· We affirm that nuclear deterrence is immoral, illegal and of doubtful value for security. The high risks of nuclear weapons being used in current confliicts such as in North East Asia, in other times of tension, and until nuclear weapons are eliminated provides an imperative for nuclear abolition.
· The financial and human investments in the nuclear arms race are deviating required resources from human, social and environmental needs. This includes promoting education, providing basic universal health care, protecting the climate and implementing the sustainable development goals.
On depleted uranium (DU) weapons
· Epidemiological reports indicate that exposure to depleted uranium has health impacts on those exposed and their offspring;
· Use of uranium for armor plating and piercing projectiles release depleted uranium into the environment, where it will be deposited for thousands of years, causing risks to combatants and non-combatants alike.
On international law applicable to nuclear weapons and energy
In addition to general international law, the following branches, inter alia, are applicable to nuclear weapons and nuclear energy:
· International human rights law protects, in particular, the right to life, the right not to be subject to inhuman or degrading treatment, the right to the highest standard of health and to a healthy environment, the right to an adequate standard of living, including the right to food and water, as well as the freedom of expression and the right to seek and receive information. Moreover, special instruments for particularly vulnerable groups, such as women, children, indigenous peoples or persons with disabilities, have been adopted and concluded.
· International humanitarian law: This body of law prohibits the use of weapons or methods of warfare that would indiscriminately impact on civilians, cause unnecessary suffering to combatants, violate neutral territories, be dis-proportionate to the provocation or cause severe, long-term or irreversible damage to the environment.
· The law of peace and security: This body of law, expressed primarily through the UN Charter, prohibits the threat or use of force except in legitimate self defence.
· Law protecting the environment and future generations: This body of law, expressed in a number of international treaties, provides a responsibility to ensure a sustainable environment for current and future generations, and to prohibit activities which are known to seriously threaten this. There is also a legal responsibility to prevent and protect the public from exposure to harm, when scientific investigation has found a plausible risk.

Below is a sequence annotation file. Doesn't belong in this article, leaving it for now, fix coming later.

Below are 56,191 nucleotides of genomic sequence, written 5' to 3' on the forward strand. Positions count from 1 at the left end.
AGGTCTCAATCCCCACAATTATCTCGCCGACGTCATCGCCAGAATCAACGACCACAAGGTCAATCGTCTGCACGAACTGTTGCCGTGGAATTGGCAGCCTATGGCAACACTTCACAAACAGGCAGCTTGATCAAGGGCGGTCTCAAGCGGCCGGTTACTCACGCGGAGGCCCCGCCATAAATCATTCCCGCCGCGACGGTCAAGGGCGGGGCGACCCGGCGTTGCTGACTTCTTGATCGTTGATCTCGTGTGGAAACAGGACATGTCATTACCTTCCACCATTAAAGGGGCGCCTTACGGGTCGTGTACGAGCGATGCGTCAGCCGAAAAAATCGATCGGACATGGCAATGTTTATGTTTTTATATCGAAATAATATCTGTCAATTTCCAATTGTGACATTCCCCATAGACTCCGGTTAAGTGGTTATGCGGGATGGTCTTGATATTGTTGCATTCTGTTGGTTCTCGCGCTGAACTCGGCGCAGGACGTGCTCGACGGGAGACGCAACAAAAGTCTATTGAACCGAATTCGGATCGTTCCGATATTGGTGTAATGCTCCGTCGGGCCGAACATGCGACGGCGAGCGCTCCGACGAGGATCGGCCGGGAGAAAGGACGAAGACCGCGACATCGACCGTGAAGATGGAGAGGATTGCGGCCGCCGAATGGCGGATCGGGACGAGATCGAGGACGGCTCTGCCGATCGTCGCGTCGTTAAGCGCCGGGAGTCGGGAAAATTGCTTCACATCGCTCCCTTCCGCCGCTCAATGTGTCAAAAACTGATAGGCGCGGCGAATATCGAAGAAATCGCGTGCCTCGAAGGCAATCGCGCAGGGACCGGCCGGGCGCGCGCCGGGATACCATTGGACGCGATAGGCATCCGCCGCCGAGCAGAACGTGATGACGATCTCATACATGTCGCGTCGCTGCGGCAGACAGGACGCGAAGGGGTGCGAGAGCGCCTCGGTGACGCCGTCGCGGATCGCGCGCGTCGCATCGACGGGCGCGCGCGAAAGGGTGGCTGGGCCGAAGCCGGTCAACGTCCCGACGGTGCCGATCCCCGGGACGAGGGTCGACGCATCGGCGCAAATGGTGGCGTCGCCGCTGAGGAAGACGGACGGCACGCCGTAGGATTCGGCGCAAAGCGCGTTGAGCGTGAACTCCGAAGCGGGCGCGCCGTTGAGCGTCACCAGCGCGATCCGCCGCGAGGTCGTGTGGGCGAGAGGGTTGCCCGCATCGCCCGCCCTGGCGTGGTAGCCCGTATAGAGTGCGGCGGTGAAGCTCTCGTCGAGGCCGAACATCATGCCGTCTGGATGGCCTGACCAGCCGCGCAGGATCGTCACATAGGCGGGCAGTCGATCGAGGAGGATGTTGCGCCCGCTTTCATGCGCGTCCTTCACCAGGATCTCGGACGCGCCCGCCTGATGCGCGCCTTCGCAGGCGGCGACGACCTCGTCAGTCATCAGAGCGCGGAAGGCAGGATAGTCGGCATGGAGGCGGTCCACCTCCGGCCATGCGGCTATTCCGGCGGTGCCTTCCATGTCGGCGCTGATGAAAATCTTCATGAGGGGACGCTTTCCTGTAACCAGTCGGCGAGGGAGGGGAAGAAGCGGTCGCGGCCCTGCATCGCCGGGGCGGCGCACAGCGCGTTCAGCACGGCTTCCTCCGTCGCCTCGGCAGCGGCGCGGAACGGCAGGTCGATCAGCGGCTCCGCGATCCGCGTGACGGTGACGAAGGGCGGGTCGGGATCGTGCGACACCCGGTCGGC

The production of nuclear energy violates human rights law and international law protecting the environment and future generations due to the impacts of nuclear energy on human health and the environment as outlined above.
The production, threat and use of nuclear weapons violate all four bodies of law outlined above. As such, we agree with the conclusion of the International Court of Justice that ‘the destructive impact of nuclear weapons cannot be contained in time or space’ and with the affirmation of the Treaty on the Prohibition of Nuclear Weapons that ‘any use of nuclear weapons would be contrary to the rules of international law applicable in armed conflict, and in particular the principles and rules of international humanitarian law.’ More-over, it would constitute an ecocide.
On rights and responsibilities under the law
· We call for full redress for all people whose health, well-being or livelihoods have been negatively impacted by uranium mining, nuclear energy and nuclear weapons;
· We welcome the provision in the Treaty on the Prohibition of Nuclear Weapons on victim assistance and environmental remediation and call for its full implementation;
· We appeal to all those in the nuclear weapons and energy industries and administrating government departments to recognize the illegality of the production of nuclear weapons and energy, and to cease such activities;